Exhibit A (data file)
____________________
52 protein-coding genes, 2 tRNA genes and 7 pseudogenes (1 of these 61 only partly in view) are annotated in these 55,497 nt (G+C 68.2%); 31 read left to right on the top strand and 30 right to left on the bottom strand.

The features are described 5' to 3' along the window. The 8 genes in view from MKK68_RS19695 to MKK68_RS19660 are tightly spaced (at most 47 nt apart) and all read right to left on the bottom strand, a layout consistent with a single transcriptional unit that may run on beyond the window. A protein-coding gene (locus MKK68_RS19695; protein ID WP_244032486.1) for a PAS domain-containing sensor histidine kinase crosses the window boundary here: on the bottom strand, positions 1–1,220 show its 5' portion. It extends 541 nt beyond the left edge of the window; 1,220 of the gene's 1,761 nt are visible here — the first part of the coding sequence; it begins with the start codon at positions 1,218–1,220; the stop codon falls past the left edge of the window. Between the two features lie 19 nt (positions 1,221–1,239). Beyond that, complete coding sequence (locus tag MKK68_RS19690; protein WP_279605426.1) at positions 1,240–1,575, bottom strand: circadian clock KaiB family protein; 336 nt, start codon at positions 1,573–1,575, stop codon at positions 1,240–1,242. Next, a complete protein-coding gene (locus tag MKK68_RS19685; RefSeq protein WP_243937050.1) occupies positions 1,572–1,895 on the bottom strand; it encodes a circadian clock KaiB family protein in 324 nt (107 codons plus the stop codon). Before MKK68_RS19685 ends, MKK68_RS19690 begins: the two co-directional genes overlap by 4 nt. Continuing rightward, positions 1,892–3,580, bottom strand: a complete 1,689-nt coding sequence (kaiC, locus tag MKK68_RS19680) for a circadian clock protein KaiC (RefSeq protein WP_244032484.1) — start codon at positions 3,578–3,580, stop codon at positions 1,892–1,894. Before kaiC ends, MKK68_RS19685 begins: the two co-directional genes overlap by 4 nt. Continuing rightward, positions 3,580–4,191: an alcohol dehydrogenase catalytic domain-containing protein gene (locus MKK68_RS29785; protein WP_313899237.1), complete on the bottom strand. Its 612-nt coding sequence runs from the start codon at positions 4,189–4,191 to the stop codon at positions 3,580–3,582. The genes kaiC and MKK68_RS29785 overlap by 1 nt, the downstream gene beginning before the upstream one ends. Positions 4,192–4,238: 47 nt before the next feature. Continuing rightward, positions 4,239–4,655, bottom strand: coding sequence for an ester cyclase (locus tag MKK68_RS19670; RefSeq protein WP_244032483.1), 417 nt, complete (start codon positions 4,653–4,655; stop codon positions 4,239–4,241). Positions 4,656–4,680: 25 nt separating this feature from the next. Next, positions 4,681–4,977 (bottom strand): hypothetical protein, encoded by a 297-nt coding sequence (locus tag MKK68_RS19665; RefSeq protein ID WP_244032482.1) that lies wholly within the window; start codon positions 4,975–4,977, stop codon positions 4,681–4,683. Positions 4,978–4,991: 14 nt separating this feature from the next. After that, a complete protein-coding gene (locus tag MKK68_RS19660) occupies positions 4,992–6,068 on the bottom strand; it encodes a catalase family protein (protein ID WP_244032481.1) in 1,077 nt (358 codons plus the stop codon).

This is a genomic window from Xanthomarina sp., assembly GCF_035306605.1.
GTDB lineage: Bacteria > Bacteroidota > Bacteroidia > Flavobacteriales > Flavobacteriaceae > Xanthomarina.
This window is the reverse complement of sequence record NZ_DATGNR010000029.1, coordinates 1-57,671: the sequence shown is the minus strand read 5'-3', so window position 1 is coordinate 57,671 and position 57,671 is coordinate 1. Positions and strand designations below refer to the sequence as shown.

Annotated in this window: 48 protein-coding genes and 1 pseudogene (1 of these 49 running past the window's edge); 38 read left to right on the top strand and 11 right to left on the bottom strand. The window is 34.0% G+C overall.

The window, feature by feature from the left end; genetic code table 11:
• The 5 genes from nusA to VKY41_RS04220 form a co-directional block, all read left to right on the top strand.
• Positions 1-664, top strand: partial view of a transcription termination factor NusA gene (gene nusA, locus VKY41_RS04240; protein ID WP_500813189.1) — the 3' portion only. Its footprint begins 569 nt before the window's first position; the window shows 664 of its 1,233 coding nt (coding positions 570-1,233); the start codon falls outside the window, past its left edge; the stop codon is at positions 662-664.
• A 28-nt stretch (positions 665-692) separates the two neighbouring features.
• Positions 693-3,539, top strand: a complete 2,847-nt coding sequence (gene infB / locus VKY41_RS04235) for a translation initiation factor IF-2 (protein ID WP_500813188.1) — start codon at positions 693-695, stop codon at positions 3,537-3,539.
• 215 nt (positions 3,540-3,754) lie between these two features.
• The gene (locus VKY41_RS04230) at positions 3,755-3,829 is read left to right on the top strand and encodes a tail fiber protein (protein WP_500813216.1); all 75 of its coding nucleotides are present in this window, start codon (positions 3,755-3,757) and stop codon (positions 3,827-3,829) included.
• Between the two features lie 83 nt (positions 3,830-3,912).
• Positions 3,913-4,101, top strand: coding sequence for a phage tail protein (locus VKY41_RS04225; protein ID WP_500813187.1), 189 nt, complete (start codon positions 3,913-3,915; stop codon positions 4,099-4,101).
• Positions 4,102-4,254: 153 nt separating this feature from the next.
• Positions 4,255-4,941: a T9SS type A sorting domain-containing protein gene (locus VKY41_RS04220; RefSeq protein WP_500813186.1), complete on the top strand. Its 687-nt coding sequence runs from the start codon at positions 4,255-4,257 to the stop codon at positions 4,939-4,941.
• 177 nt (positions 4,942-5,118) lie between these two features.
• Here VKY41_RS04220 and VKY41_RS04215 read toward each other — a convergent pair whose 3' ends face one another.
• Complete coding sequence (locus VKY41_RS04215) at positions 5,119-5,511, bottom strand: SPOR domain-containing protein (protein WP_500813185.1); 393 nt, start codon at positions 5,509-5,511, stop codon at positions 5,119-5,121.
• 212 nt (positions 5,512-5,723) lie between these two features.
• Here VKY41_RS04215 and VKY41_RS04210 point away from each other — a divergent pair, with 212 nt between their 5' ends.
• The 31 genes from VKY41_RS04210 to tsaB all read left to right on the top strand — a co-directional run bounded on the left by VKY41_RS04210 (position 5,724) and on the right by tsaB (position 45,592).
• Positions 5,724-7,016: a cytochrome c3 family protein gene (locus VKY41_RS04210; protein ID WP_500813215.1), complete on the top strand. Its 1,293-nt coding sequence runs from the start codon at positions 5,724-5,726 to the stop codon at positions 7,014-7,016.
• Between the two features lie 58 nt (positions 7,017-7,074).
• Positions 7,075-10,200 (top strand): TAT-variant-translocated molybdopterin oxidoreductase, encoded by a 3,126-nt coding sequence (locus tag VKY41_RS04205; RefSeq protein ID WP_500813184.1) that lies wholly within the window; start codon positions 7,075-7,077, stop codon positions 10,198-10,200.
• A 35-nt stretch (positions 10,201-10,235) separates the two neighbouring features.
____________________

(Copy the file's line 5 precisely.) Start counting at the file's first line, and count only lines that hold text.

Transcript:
This window is the reverse complement of sequence record NZ_DATGNR010000029.1, coordinates 1-57,671: the sequence shown is the minus strand read 5'-3', so window position 1 is coordinate 57,671 and position 57,671 is coordinate 1. Positions and strand designations below refer to the sequence as shown.